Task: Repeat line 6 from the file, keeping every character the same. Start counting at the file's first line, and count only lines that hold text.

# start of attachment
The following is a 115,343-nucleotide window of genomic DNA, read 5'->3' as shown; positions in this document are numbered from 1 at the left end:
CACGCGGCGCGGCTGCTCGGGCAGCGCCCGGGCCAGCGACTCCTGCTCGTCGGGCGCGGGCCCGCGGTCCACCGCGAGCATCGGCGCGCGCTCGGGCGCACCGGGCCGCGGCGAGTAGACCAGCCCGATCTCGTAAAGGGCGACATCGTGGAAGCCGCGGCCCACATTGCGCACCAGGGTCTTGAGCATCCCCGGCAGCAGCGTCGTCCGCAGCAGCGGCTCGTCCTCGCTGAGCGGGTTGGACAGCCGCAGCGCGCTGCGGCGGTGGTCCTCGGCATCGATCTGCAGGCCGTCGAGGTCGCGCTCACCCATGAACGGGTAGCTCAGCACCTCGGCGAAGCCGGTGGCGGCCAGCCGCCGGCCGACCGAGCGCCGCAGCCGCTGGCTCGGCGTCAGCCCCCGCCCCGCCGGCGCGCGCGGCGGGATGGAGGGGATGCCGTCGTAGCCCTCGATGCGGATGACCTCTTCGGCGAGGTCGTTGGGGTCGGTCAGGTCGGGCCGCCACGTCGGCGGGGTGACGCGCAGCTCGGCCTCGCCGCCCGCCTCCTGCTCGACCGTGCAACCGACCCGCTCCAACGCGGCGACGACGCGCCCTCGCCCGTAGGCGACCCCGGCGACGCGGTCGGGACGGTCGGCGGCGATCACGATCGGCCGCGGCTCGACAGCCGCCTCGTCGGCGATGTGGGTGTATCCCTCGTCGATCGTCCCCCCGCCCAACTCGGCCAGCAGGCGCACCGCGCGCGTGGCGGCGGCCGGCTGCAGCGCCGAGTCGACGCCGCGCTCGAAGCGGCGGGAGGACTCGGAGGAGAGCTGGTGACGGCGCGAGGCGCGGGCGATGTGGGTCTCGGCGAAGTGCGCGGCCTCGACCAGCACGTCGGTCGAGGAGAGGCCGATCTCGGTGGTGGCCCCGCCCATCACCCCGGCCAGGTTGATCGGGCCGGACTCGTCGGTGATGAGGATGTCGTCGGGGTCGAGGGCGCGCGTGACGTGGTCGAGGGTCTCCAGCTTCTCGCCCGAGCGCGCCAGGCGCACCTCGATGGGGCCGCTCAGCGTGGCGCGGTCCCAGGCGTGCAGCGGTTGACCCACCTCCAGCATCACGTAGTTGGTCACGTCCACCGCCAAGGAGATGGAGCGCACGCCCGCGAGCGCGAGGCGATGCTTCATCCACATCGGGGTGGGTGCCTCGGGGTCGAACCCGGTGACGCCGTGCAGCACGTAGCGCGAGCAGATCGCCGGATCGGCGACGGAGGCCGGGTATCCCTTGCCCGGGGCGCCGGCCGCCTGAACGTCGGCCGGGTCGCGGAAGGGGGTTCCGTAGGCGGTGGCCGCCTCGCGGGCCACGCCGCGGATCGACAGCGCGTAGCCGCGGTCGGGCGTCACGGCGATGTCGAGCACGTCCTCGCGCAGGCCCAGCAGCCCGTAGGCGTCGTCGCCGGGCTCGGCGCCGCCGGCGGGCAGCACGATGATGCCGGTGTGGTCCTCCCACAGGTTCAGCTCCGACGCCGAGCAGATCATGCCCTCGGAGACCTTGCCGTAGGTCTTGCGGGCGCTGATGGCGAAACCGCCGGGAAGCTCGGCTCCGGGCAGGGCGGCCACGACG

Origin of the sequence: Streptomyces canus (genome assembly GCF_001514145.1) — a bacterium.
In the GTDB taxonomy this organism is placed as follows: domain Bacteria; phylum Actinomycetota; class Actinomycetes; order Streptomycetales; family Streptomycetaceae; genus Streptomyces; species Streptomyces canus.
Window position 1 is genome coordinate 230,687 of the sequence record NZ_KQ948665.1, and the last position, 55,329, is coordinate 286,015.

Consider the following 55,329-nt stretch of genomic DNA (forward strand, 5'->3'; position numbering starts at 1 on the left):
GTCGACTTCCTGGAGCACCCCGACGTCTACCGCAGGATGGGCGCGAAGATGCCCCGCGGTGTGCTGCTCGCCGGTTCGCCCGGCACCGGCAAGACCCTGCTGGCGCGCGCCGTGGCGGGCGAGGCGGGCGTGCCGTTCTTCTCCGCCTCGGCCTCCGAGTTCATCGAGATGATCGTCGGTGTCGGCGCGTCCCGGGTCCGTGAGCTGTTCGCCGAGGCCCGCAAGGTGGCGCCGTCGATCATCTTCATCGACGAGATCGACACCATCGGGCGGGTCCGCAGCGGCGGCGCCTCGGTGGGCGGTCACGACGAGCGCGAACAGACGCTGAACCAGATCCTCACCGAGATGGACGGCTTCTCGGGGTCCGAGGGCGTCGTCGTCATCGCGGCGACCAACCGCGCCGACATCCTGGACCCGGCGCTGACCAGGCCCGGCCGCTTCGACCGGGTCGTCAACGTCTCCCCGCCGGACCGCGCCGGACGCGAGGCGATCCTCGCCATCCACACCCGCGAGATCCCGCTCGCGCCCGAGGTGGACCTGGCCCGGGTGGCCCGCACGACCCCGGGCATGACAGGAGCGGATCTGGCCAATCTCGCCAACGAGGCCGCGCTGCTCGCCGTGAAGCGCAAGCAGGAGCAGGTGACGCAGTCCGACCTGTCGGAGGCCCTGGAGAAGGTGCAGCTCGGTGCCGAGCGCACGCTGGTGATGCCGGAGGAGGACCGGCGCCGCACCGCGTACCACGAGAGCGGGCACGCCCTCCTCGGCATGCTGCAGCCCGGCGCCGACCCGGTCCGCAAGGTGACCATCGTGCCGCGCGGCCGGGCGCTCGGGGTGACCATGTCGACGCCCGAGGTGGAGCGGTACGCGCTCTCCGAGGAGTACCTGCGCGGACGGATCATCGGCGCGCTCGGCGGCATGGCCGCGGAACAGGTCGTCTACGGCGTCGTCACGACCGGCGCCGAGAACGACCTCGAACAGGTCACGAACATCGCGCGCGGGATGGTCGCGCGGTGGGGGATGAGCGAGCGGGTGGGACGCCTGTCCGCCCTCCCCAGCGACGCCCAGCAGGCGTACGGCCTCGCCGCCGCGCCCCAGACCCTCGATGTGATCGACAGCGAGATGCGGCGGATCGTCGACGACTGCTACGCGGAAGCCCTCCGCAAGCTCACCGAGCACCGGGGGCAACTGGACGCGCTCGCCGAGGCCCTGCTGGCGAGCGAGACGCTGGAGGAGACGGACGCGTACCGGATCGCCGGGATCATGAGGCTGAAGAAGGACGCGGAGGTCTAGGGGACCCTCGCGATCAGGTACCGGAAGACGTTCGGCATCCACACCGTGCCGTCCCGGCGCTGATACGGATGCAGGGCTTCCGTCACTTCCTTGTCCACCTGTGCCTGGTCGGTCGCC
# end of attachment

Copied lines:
Consider the following 55,329-nt stretch of genomic DNA (forward strand, 5'->3'; position numbering starts at 1 on the left):